By Danny Wicentowski
By Lindsay Toler
By RFT Staff
By Lindsay Toler
By Allison Babka
By Lindsay Toler
By Lindsay Toler
By Ray Downs
Not long afterward Grim took off on a road trip to California with a friend. Farming, after all, is seasonal work. "I worked insane hours all summer," she says. "Now it's my chance to rejuvenate."
Despite Day's and Maurin's seminal vision, until recently few sustainable Catholic Worker farms existed. That's no longer the case. "Now there's lots of Catholic Workers living on farms," says Rosalie Riegle, a retired English professor based in Chicago who spent years compiling an oral history of the movement before joining it herself. "I think it reflects changes in the bigger society. A lot of people are more environmentally aware.
"The only thing wrong with the Catholic Worker is the name," Riegle quips. "Because a lot of people are not Catholic and most don't work."
"The fact that it's a Christian thing was actually a deterrent for me," confirms Grim, 25, who has short blond hair and wears dark-rimmed glasses. While growing up in Springfield, Illinois, she attended a huge evangelical church with her family but became disillusioned with religion. "I didn't see them addressing the poverty in America," she says of the Springfield congregation. "Yet abortion was a really big deal."
What Grim liked about the Catholic Worker movement was that it offered a different model of living. "You get to a certain age, and there's so much pressure on achieving success," she explains. "I realized that there's a way to live outside the system. People think: 'Oh you're poor, you can't go to a movie.' It's not like we're these selfless saints. It's not a sacrifice to live like this it's actually much easier. There's so much joy in giving. "
Recent studies on "subjective well-being," the scientific term for happiness, suggest this may indeed be the case. "There really isn't a strong correlation between material wealth and happiness," says Randy Larsen, chairman of the psychology department at Washington University. "One of the things that we know about happiness is that being sociable is one of the biggest predictors. So it may be that what people give up in terms of wealth, they make up for in terms of social relationships." Engaging in meaningful work and helping others, Larsen says, can also increase happiness.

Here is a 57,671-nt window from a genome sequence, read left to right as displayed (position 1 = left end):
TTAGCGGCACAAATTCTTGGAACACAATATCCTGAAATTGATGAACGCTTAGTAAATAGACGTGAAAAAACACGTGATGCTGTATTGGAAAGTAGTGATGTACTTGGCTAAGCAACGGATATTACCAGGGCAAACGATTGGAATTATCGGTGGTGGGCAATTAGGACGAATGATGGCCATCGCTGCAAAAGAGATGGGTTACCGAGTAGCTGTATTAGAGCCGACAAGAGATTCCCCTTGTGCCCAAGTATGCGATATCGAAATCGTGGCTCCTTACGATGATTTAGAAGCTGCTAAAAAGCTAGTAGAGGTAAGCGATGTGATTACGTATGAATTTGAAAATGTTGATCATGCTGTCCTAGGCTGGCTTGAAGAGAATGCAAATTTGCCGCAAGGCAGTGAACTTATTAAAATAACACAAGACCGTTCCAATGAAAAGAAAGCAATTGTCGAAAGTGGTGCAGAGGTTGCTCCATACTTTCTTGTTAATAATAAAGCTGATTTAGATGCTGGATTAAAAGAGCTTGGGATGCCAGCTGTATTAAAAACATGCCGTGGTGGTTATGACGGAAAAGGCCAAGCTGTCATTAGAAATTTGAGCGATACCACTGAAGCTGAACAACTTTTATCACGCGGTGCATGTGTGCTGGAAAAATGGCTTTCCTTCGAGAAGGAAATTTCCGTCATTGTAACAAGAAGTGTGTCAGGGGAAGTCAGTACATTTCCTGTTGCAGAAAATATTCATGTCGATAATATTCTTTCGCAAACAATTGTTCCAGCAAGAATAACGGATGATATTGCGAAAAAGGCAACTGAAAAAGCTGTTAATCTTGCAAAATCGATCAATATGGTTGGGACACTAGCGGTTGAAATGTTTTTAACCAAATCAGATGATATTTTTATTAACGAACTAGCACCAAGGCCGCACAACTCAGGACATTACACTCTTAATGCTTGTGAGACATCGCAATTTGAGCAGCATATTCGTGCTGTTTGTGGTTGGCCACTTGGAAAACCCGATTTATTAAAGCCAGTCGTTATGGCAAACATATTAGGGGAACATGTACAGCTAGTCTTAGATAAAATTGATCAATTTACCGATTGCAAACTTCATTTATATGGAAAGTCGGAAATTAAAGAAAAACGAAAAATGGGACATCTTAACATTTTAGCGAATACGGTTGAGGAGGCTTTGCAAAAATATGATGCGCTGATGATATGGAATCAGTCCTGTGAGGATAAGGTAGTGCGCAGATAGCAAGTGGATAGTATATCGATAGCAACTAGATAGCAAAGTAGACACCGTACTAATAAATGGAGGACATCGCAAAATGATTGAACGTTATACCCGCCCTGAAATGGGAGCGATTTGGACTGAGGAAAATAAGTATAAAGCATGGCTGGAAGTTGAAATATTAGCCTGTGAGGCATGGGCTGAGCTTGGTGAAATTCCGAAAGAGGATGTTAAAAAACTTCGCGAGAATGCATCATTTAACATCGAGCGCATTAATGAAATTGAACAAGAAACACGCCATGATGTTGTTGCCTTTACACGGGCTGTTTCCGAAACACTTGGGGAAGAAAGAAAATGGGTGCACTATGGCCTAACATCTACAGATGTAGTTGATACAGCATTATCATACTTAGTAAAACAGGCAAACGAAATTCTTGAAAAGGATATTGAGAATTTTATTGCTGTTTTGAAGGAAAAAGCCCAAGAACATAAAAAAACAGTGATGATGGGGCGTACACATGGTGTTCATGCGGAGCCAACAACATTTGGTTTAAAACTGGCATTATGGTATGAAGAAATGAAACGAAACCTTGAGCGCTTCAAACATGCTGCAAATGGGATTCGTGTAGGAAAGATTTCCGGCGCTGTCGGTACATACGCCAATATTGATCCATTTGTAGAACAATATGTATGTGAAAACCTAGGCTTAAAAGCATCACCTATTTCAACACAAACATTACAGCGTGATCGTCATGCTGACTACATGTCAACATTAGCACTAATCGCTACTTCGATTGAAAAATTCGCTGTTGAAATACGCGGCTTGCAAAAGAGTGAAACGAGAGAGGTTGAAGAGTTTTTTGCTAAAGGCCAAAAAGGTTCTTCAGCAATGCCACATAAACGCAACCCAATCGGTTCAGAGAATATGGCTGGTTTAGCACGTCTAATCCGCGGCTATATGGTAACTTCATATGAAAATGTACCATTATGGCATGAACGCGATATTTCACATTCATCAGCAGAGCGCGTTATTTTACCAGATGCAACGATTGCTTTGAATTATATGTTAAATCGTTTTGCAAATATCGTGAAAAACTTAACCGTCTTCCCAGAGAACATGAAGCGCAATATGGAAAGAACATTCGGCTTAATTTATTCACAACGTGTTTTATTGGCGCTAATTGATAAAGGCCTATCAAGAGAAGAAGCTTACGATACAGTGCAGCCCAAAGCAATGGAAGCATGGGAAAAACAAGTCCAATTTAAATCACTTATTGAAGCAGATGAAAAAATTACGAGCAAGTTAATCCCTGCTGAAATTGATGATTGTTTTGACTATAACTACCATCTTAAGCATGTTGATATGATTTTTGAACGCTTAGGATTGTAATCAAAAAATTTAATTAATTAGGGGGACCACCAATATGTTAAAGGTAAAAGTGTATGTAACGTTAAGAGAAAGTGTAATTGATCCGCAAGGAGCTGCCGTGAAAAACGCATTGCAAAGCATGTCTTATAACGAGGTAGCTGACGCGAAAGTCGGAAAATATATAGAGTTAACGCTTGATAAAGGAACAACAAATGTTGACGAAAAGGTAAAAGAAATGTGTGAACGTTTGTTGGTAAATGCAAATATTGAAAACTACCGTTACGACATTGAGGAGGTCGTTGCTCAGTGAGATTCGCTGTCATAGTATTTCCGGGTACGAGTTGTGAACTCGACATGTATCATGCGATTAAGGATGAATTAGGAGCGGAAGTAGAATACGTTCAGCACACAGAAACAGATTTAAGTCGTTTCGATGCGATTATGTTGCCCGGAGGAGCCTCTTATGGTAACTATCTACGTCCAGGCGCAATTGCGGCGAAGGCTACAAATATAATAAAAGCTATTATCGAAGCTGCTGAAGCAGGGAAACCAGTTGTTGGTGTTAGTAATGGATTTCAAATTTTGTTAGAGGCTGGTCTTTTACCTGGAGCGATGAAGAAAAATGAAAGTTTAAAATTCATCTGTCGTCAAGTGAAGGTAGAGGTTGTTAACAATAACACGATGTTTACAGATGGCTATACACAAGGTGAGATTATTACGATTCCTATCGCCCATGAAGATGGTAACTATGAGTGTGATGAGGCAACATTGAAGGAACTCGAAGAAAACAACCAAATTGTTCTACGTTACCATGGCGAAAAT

Last fall Grim's work on the farm was recognized by Bank of America, which honored her as a "Local Hero" and presented her with a $5,000 check to donate to the charity of her choice. (In keeping with Catholic Worker philosophy, Grim and Black haven't registered New Roots with the state as a nonprofit corporation, so Grim had the check made out to a local housing collective, the Community Arts and Media Project, which in turn donated $4,000 to the farm.)
Dressed in a borrowed suit, with her mother and stepfather looking on, Grim dedicated the award to an eight-year-old who volunteers at the farm.
"To me, it's kind of embarrassing," Grim said afterward. "I feel like I'm selling my soul for money. But to reach people, you have to make compromises."
While working his shift at Karen House, Tony Hilkin answers a phone call from a woman asking whether any of the house's fourteen rooms are available. None are. Unlike other emergency shelters, Karen House imposes no set time limits; guests frequently stay for months.
According to St. Louis' Department of Human Services, the homeless population here numbers about 2,000. Every day Karen House receives about 30 requests for shelter. Additionally, many come to the house seeking food. Trader Joe's donates food every week, as do churches and individuals. The Workers hand out about 100 sandwiches a day.
("Certain aspects of their arrangement are a little bit different than other emergency shelters," notes Department of Human Services director Bill Siedhoff, referring to the living arrangements and the fact that Workers consider the people they're helping as guests, not clients. "That kind of commitment does add an additional element.")
In addition to the four Workers who live in Karen House, about forty people volunteer on a regular basis. Once a week a group of high school students makes dinner on the ten-burner stove in the kitchen, where signs caution not to light their cigarettes on the stove or put soda in the freezer ("It will go BOOM!"). Dust is caught in grease on the green walls.
Virginia Druhe, who continues to volunteer at Karen House, describes the shelter as having an immediacy. "The circumstances put people in a situation where they can't hide how they are," she says.
The phone is always ringing, the doorbell is always chiming, and someone always needs something from the storage closet. Meanwhile a little boy will be desperately trying to get someone to hold him. While another little boy kicks a ball around in the hallway. While an infant wails in the next room.
("So many movements try to set themselves apart from the world," observes Anne Klejment, a history professor at the University of St. Thomas who has studied Dorothy Day. "The Catholic Workers don't really do that. That's one of the tough things.")
Hilkin has lived and worked at Karen House for seven years, since he was twenty-four. His wife, Julie Jakimczyk, 32, lives here as well, although she no longer considers herself a Catholic Worker. Between the two of them, they earn about $5,000 a year.